The new planning cycle provides great potential to deepen this work through UNDP’s integrator approach and country platforms.
Executive Secretary, UNCDF
Distinguished Members of the Executive Board,
Thank you Ambassador Koonjul for chairing this session.
Thank you, Associate Administrator, for your introductory remarks. As you highlighted, the new UNDP Strategic Plan and UNCDF Strategic Framework recognise the clear benefits of building on our comparative advantages.
UNCDF and UNDP currently collaborate in all country settings where we operate, including through some 20 joint programmes. The new planning cycle provides great potential to deepen this work through UNDP’s integrator approach and country platforms. Together we can crowd-in and promote more investments in LDCs; support policies and regulations that deepen domestic financial markets and encourage entrepreneurship; build productive partnerships with domestic and international investors; and expand access to digital technologies that accelerate SDG progress.
Together we can also ensure that the deployment of finance solutions in Middle Income Countries contributes to cross-country learning, demonstrating how different financial instruments can tackle inequalities in different country contexts.
We would like to show a video presenting UNCDF’s approach to taking solutions from innovation to scale. Let’s start the video.
Vision for Strategic Framework
I would like to thank all of you who contributed with guidance and feedback over the last 12 months of intensive consultations on our new Strategic Framework.
The next few years provide us all an opportunity to get the finance piece of the SDGs right. In three or four years, if we still do not see a shift in the diversity and volume of new finance solutions that reach the local level in LDCs, then we will not have succeeded. Now is the time that interest is at a peak, that actors are ready to innovate, and that a new generation of instruments and partnerships will begin to take shape. So we believe that now is the time to ensure that this new generation of solutions works for inclusion, works for the poor, and works for the last mile. Without deliberate attention to the last mile, it will be all too easy to develop a next generation of solutions that exclude rather than include. So this Strategic Framework is about catching this wave as it is building strength, on the way up, and then riding that crest to successfully generate new ways of making finance work for the poor.
This Strategic Framework specifically targets the intersection of SDG 17 – the means of implementation – with SDG1, to tackle poverty, exclusions, and inequalities.
We will continue to focus where our demonstration effects can have the biggest impact: in the last mile, and where needs are greatest and resources most scarce.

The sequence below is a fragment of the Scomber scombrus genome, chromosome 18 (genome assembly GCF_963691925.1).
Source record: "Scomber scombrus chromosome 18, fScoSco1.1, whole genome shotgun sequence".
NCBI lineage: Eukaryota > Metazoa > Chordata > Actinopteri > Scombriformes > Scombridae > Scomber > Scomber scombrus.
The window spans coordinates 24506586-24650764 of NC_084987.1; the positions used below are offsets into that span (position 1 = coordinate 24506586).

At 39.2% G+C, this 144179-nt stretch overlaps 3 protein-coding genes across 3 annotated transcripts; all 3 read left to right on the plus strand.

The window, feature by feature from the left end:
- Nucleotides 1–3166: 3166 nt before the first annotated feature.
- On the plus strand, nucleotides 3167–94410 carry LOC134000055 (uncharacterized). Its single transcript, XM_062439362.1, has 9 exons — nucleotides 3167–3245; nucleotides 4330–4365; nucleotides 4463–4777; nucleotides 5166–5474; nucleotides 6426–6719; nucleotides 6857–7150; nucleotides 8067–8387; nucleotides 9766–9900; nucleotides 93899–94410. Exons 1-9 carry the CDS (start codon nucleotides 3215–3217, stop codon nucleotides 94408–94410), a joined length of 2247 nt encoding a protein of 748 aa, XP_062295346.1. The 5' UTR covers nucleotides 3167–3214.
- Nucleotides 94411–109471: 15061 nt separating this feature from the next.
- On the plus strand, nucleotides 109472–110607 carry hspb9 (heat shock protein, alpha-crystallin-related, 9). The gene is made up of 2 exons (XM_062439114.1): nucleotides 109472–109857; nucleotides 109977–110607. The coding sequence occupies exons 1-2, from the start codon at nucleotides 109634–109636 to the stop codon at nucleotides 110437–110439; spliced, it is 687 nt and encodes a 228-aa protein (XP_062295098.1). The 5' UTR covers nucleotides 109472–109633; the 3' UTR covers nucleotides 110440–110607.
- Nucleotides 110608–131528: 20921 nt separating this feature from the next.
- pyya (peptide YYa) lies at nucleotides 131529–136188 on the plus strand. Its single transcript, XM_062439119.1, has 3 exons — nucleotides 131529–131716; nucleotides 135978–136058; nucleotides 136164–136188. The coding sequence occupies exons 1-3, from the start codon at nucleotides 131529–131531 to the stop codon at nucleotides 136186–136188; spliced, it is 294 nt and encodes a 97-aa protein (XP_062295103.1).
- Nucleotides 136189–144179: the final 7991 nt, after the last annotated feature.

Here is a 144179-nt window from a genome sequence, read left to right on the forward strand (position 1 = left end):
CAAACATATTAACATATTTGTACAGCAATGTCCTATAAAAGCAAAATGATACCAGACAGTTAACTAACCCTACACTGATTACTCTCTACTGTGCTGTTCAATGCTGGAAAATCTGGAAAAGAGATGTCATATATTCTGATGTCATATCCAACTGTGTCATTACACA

Central to delivering results is our ability to function as a financing incubator. This means we are committed to taking smart risks and trying out new ideas where few others see viable markets or business propositions. We have a proven track record of working with national authorities to consolidate what works into policies and regulations, and to take successes to replication and scale.
Our plan commits us to continuing work in our established areas of expertise in financial inclusion and local development finance. And it recognizes our increasingly active role in de-risking investments in local economies through the application of loans, guarantees, and reimbursable grants, designed to crowd in public and private investors. The home for this third pillar of work is our LDC investment platform. While it currently focuses on providing guarantees and loans to projects supported by UNCDF, we know that, if funded and requested to do so, it could be expanded to provide due diligence, credit rating, and de-risking to pipelines coming from sister agencies as well.
Let me turn briefly to some exciting initiatives we have planned for the coming year.
On local development finance, we support local governments which are playing an increasingly important role in meeting the SDGs and taking climate action.
In line with the New Urban Agenda, we are working with municipalities to mobilize funding so they can better serve local populations and meet their infrastructure needs which cannot be covered by fiscal transfers alone. In Bangladesh, for instance, we have worked to secure credit ratings for 10 local governments, and are working with the regulatory authorities on a bond issuance that will let those local authorities raise from the capital markets the funding they need to pay for priority investments.